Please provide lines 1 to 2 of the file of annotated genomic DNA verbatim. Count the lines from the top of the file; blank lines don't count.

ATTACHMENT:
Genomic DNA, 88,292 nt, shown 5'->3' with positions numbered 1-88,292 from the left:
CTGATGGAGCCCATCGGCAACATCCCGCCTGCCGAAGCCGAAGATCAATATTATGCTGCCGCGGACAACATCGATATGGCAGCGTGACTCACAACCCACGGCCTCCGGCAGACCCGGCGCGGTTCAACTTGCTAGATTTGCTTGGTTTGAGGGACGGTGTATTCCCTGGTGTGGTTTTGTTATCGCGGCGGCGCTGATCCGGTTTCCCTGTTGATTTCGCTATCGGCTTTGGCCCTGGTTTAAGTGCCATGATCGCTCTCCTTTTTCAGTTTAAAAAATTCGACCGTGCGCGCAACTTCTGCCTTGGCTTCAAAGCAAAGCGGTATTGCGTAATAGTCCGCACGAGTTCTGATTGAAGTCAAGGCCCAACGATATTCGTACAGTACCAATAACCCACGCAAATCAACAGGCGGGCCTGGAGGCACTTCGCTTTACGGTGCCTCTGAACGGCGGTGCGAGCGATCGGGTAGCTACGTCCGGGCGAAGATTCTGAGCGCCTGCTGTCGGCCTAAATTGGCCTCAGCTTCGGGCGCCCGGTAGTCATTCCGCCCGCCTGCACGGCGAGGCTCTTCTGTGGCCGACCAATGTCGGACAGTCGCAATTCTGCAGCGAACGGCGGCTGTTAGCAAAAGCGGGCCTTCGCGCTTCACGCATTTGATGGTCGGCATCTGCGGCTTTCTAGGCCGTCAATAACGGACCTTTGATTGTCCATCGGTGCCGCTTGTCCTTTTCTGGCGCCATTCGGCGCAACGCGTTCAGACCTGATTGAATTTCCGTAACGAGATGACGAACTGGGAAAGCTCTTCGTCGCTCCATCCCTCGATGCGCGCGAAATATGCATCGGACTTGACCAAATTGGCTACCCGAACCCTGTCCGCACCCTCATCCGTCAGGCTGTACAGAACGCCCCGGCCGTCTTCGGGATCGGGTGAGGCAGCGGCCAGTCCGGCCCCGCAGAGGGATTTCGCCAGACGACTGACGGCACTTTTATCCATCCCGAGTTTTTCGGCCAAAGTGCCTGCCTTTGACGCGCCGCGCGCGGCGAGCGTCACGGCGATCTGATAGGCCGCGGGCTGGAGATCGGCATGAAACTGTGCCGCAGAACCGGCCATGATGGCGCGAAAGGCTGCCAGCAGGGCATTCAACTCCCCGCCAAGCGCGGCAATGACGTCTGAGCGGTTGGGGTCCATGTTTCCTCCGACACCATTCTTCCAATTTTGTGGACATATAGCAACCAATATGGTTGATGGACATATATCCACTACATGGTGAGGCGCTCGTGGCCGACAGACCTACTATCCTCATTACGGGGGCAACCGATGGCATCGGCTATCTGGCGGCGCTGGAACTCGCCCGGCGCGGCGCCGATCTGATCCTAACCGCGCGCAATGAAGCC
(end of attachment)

Genomic DNA, 88,292 nt, shown 5'->3' with positions numbered 1-88,292 from the left:
CTGATGGAGCCCATCGGCAACATCCCGCCTGCCGAAGCCGAAGATCAATATTATGCTGCCGCGGACAACATCGATATGGCAGCGTGACTCACAACCCACGGCCTCCGGCAGACCCGGCGCGGTTCAACTTGCTAGATTTGCTTGGTTTGAGGGACGGTGTATTCCCTGGTGTGGTTTTGTTATCGCGGCGGCGCTGATCCGGTTTCCCTGTTGATTTCGCTATCGGCTTTGGCCCTGGTTTAAGTGCCATGATCGCTCTCCTTTTTCAGTTTAAAAAATTCGACCGTGCGCGCAACTTCTGCCTTGGCTTCAAAGCAAAGCGGTATTGCGTAATAGTCCGCACGAGTTCTGATTGAAGTCAAGGCCCAACGATATTCGTACAGTACCAATAACCCACGCAAATCAACAGGCGGGCCTGGAGGCACTTCGCTTTACGGTGCCTCTGAACGGCGGTGCGAGCGATCGGGTAGCTACGTCCGGGCGAAGATTCTGAGCGCCTGCTGTCGGCCTAAATTGGCCTCAGCTTCGGGCGCCCGGTAGTCATTCCGCCCGCCTGCACGGCGAGGCTCTTCTGTGGCCGACCAATGTCGGACAGTCGCAATTCTGCAGCGAACGGCGGCTGTTAGCAAAAGCGGGCCTTCGCGCTTCACGCATTTGATGGTCGGCATCTGCGGCTTTCTAGGCCGTCAATAACGGACCTTTGATTGTCCATCGGTGCCGCTTGTCCTTTTCTGGCGCCATTCGGCGCAACGCGTTCAGACCTGATTGAATTTCCGTAACGAGATGACGAACTGGGAAAGCTCTTCGTCGCTCCATCCCTCGATGCGCGCGAAATATGCATCGGACTTGACCAAATTGGCTACCCGAACCCTGTCCGCACCCTCATCCGTCAGGCTGTACAGAACGCCCCGGCCGTCTTCGGGATCGGGTGAGGCAGCGGCCAGTCCGGCCCCGCAGAGGGATTTCGCCAGACGACTGACGGCACTTTTATCCATCCCGAGTTTTTCGGCCAAAGTGCCTGCCTTTGACGCGCCGCGCGCGGCGAGCGTCACGGCGATCTGATAGGCCGCGGGCTGGAGATCGGCATGAAACTGTGCCGCAGAACCGGCCATGATGGCGCGAAAGGCTGCCAGCAGGGCATTCAACTCCCCGCCAAGCGCGGCAATGACGTCTGAGCGGTTGGGGTCCATGTTTCCTCCGACACCATTCTTCCAATTTTGTGGACATATAGCAACCAATATGGTTGATGGACATATATCCACTACATGGTGAGGCGCTCGTGGCCGACAGACCTACTATCCTCATTACGGGGGCAACCGATGGCATCGGCTATCTGGCGGCGCTGGAACTCGCCCGGCGCGGCGCCGATCTGATCCTAACCGCGCGCAATGAAGCC